There are two things that I like to see hanging on the door of every horse’s stall. One is an information paper, under plastic, that gives information about that particular horse. The other thing is the horse’s halter, with lead attached.
An incident that happened several years ago in a stable (now closed) illustrates just how critical the paper can be. A client called about a mare that belonged to one of her boarders. The mare got into a scrap with a pasture mate and suffered a laceration on her right hind leg. When I arrived, I saw that the wound needed suturing and asked if the owner had been notified. The barn owner said that she had tried but couldn’t reach her. I knew that the wound repair couldn’t be put off, so we decided to go ahead. The mare had a bit of an attitude, so we took her outside on the grass and gave her a dose of IV tranquilizer. My thought was that if she was still kicky under the tranquilizer, I could then give her a short acting anesthetic, ease her down to the ground, and safely suture the leg. I checked her heart, lungs, and temperature. She was young and quite healthy.
I gave her the IV tranquilizer, and went back to the truck to gather instruments for repairing the leg. As I returned with my arms full of stuff, I glanced at the mare and noticed that she was acting funny. She had started to breath erratically. Then she began to buckle on the front end. She staggered a bit and sank slowly down. Remember, I had only given a common tranquilizer which has a large safety margin. Her respirations became more and more labored, and despite some heroic efforts to bring her around she died about 20 minutes later. It was devastating!
The owner was finally reached and was understandably terribly upset. She drove out to the barn, and after she calmed down told me that before she moved to this stable the mare had been tranquilized at another barn, had suffered a huge reaction, and almost died. When she moved the mare, the owner had never passed on this vital information. I suppose she thought that she could always be contacted if there were a problem. Had she had an information sheet on the door that said, “This mare has had a severe reaction to such and such a tranquilizer,” I, of course, would never have given her that same drug. The owner had left no such notice with the stable. The result was a terribly needless loss.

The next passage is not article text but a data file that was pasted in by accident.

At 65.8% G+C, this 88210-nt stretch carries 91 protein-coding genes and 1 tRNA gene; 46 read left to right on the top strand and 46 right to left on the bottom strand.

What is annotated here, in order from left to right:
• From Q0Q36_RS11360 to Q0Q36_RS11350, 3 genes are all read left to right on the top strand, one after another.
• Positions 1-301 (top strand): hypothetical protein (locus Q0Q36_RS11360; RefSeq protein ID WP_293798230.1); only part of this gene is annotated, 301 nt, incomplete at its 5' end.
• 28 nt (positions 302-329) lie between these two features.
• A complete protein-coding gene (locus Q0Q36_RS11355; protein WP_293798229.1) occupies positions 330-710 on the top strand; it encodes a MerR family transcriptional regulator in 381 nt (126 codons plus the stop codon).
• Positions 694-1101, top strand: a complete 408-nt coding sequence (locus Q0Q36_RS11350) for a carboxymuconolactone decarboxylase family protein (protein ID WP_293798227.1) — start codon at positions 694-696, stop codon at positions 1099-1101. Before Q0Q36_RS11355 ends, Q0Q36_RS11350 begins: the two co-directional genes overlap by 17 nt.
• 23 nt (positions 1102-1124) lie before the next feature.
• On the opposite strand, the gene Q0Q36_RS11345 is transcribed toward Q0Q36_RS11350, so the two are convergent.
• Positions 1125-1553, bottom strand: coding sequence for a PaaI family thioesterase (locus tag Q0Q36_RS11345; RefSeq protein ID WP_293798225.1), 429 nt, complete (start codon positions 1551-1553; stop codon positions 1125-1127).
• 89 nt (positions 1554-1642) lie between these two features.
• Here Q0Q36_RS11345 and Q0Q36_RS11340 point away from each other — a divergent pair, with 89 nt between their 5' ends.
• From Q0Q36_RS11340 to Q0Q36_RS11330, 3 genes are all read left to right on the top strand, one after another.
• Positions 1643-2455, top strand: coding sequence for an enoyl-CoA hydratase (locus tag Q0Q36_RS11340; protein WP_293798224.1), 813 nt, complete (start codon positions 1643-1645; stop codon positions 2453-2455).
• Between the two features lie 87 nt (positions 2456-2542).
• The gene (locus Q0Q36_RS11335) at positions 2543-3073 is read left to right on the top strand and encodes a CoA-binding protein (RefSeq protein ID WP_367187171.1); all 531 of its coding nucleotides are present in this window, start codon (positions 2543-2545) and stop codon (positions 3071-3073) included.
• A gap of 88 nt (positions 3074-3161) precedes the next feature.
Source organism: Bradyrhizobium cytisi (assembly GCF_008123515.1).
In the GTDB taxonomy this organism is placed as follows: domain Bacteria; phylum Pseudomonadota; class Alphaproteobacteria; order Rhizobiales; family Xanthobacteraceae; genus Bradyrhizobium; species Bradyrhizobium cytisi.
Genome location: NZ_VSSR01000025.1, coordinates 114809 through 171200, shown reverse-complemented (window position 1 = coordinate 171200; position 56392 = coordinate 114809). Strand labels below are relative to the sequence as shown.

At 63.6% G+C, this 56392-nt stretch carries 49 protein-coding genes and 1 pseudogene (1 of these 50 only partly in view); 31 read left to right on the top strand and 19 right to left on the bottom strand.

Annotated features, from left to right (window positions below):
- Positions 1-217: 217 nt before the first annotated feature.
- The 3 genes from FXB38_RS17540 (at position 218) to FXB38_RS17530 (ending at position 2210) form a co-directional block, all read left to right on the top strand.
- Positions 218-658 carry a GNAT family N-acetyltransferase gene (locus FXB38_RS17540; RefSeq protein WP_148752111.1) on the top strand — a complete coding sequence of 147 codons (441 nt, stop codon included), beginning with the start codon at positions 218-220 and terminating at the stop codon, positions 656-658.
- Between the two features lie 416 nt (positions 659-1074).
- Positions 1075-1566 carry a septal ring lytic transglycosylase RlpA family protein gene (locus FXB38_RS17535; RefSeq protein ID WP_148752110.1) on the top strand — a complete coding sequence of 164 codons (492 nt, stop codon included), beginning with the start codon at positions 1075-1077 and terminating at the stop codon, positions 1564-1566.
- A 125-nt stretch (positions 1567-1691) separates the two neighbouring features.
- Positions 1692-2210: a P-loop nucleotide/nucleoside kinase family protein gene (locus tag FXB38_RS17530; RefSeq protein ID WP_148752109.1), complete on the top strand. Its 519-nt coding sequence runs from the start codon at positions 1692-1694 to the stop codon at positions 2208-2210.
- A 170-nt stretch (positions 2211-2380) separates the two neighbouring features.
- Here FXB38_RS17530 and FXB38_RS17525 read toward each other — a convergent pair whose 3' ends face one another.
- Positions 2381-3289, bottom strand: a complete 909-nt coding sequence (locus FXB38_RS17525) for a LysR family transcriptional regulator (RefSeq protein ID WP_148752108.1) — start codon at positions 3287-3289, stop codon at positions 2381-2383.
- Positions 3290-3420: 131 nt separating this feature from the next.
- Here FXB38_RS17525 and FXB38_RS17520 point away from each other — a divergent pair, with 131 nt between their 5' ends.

So, what should be on that sheet? I like to see the horse’s name, age, and general description. For example, it might read: “Suzie. 4 year old chestnut Quarter horse mare with blaze face and hind stockings.” I have seen a few stall information sheets which included front on photographs of the animals head and side views of the whole horse. The owner’s name should also be there along with all phone numbers where they and at least one other responsible person can be reached. The information sheet should also include the name of the horse’s veterinarian with their contact information. Finally, I would put on any special instructions such as: “Sensitive to some medications. Check with owner or barn manager before giving any drugs.”
The second thing I like to see hanging on every stall door is the horse’s halter, with lead shank attached. This is important because in an emergency no one has to search for it. I have heard the argument that if you keep your horse’s halter on 24/7, it might save a few seconds if there was a fire. I don’t buy it. Every horse should immediately accept his or her halter from any person, no exceptions. If your horse won’t stand willingly while you or anyone else puts the halter on, it is time for some basic training. It really shouldn’t take any more time to slip a halter on than to attach a lead to the halter. My opinion is that when you leave the stall you should leave with halter in hand. I have attended a number of horses who suffered severe injuries when their halters got caught on something in the stall. When that happens, the natural reaction is for the horse to jerk back, hard. With no give the horse feels trapped, may panic, and can get hurt in their frantic efforts to pull away. It is always wise to keep in mind that the horse is a prey animal, hard wired to cut and run.
Both the horse information and the halter can be vital in barn catastrophes. We all worry about barn fires, but in the past few years a number of barns in Maine have gone down under snow loads. What if no one from the barn was there, but someone driving by happened to see smoke coming out of the barn or a roof collapsing? What if one or more of the horses were trapped or injured? In all the confusion and probable horse panic, the halter on the door would be right at hand. In trying to sort things out, the facts on the stall door about each animal and who to contact would be crucial.
I was working on this article when I began to feel like a hypocrite. So, I went out to my barn, took the halters from the tack room, and hung them where they should be. I own two small donkeys, both of whom live in one stall. I made up an information sheet, enlarged the type to bold, enlarged it so it could be read 6 feet away, and slipped it into a clear plastic holder. The paper identifies both animals and gives a few peculiarities for each.
To summarize, if there is a horse in a stall both an information sheet and a halter with lead should be hanging on his or her door. These two precautions will give you a sense of security and could save your horse’s life.
–David A. Jefferson, DVM